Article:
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Source: Legislative Gazette

Comptroller proposes gas cleanup fund

Plan would hold polluters responsible


Posted: August 17, 2011
Originally Published: August 15, 2011

In an effort to protect New Yorkers from natural gas drilling accidents, Comptroller Thomas P. DiNapoli proposed a natural gas compensation fund Aug. 9 as part of a new program to hold gas drill owners and operators liable for damage.

Under the proposed program, oil and natural gas companies would be required to post surety bonds that would be the primary source of funding for immediate cleanups. A surcharge on drilling permit fees, cost recoveries and penalties paid by the responsible parties will also support the natural gas compensation fund, which was modeled after the Environmental Protection and Spill Compensation Fund established in 1977.

The Comptroller's Office said examples of contamination or damage the fund would cover include well blow-outs, contamination of private or public wells and fluid leaks due to the failure of pipelines.

"New Yorkers should not have to bear the burden from contaminations that damage their air, water and property," DiNapoli said. "Whatever final decisions are made regarding high-volume hydraulic fracturing, this program and the new fund will provide the necessary resources to respond to any accidents."

The program would apply to proposed hydraulic fracturing, as well as existing drilling operations. Hydraulic fracturing is the process of cracking open rock formations using water, sand and chemical additives at high pressures to release gas deposits.

The state Department of Environmental Conservation is expected to release a completed revised impact statement on the potential effects of hydrofracking sometime later this summer, and a 60-day public comment period on the issue will then begin.

DiNapoli's proposed program would allow the DEC to order the immediate cleanup of drilling sites or take over sites for cleanup itself. All natural gas drilling incidents would be listed in an online registry.

"People in New York should be able to see where accidents have occurred," said Eric Sumberg, a spokesman for DiNapoli. "That is currently not available."

DiNapoli's office submitted the proposal Aug 9, and no lawmakers have signed on as sponsors yet, according to Sumberg. He added that "accidents do occur even for responsible operators" and that the legislation is not a comment on safety of the industry, as there are risks associated with all industrial activity.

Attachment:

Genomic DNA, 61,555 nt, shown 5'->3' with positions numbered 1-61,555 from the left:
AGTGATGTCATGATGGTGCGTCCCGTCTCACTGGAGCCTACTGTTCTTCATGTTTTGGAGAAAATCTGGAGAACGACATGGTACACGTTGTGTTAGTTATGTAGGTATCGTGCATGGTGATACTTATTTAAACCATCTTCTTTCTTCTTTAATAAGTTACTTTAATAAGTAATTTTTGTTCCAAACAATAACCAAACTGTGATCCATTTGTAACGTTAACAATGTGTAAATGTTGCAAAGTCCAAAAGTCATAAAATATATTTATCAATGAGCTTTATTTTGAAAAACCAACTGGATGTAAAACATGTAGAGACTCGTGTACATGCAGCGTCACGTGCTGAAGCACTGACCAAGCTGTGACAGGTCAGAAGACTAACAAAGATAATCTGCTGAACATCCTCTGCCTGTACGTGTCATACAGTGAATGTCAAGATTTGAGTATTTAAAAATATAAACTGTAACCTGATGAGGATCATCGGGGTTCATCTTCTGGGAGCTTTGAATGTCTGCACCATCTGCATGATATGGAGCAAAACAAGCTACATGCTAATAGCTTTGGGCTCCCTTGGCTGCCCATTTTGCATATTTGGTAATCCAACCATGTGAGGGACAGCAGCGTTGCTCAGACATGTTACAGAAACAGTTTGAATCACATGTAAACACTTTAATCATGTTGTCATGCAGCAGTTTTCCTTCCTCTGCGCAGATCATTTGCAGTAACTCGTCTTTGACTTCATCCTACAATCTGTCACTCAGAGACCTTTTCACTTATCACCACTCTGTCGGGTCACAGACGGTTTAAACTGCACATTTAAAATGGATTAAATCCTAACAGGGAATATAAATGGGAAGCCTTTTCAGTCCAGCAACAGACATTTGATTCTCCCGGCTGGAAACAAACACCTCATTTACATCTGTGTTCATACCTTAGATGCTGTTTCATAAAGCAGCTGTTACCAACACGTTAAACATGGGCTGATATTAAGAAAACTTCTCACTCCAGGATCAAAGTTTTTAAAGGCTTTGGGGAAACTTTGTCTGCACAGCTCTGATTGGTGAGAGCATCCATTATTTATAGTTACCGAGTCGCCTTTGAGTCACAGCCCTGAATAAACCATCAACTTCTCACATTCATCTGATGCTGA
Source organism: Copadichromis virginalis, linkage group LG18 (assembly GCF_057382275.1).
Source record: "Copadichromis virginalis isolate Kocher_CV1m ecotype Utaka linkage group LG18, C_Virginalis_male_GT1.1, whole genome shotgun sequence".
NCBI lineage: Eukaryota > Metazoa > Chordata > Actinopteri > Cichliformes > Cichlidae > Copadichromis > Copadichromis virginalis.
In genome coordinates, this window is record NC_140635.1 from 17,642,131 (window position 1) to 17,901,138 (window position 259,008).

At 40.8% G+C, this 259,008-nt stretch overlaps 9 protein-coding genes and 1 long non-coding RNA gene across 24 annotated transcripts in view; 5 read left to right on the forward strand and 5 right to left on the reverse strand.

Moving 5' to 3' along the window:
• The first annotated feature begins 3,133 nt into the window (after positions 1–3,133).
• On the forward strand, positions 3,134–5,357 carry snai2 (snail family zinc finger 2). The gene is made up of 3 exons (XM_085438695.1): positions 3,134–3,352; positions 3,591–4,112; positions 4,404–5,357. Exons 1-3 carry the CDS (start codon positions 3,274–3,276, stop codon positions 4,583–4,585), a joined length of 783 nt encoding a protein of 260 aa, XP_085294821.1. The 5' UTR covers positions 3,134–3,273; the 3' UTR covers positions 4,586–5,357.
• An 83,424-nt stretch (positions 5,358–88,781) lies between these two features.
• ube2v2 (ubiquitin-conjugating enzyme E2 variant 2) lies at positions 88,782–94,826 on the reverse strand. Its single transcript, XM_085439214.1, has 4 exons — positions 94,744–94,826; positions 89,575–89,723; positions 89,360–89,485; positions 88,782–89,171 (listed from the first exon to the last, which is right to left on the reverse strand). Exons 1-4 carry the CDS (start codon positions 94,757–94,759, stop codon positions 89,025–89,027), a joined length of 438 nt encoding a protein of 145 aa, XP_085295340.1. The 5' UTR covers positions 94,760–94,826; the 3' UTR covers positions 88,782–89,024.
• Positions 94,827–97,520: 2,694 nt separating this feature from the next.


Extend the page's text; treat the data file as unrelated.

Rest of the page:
"We feel that the proposal seems premature," Independent Oil and Gas Association spokeswoman Cherie Messore said. "The DEC has not completed work on the state's new permit requirements, which we expect will be the most strict in the nation. This doesn't take into account the existing permit requirements, which address bonding for site reclamation, and it does not acknowledge existing environmental criminal and civil law, which hold businesses accountable on many levels."

She said, "The industry's outstanding record of environmental protection in New York should give the public the assurance that we operate with the best interest of the environment in mind. There is simply no basis for such a fund at this time."

A coalition of environmental groups, which includes Citizens Campaign for the Environment, Environmental Advocates of New York and the Natural Resources Defense Council, among others, said in a prepared statement: "By proposing to hold the gas industry responsible for fracking pollution already occurring in New York state, Comptroller DiNapoli is signaling his recognition of the risks of dirty drilling. The comptroller's proposal would help protect New Yorkers already facing the impacts of such activity. And because fracking's impacts don't stop at the well pad, his proposal also acknowledges the risks inherent in every phase of this industrial process, from trucking dangerous fracking fluid to drill sites to transporting resulting wastewater through our communities."

The groups added that they welcome the proposal, "but emphasize that the environmental impact review process is still very much a work in progress and no decisions have been made about whether, where, and with what safeguards fracking should take place in New York."

Under the proposed program, the state's attorney general would determine who is legally responsible for any accidents and would commence civil damage-recovery litigation against those found responsible. All funds recovered from litigations would be placed back into the Natural Gas Damage Recovery Fund to cover future accidents, according to DiNapoli's office.

Attorney General Eric Schneiderman filed suit against the federal government on May 31 for "its failure to commit to a full environmental review of proposed regulations that would allow natural gas drilling — including the potentially harmful 'fracking' technique — in the Delaware River Basin," according to a press release from his office.

"Before any decisions on drilling are made, it is our responsibility to follow the facts and understand the public health and safety effects posed by potential natural gas development," Schneiderman said in a statement regarding the lawsuit.

DiNapoli's office said the Oil Spill Fund has been effective in ensuring that oil spills are cleaned up quickly and that residents receive damage claims in a timely manner.

"The only current remedy for private citizens who suffer from damages to their property form natural gas production is to enter into litigation, which has the potential to be costly, difficult and slow," DiNapoli said. "Preventing accidents and contamination should always be our first priority. But it's impossible to eliminate all risk. If an accident does occur, the state needs to be ready with a rapid response and a reliable mechanism to hold polluters responsible."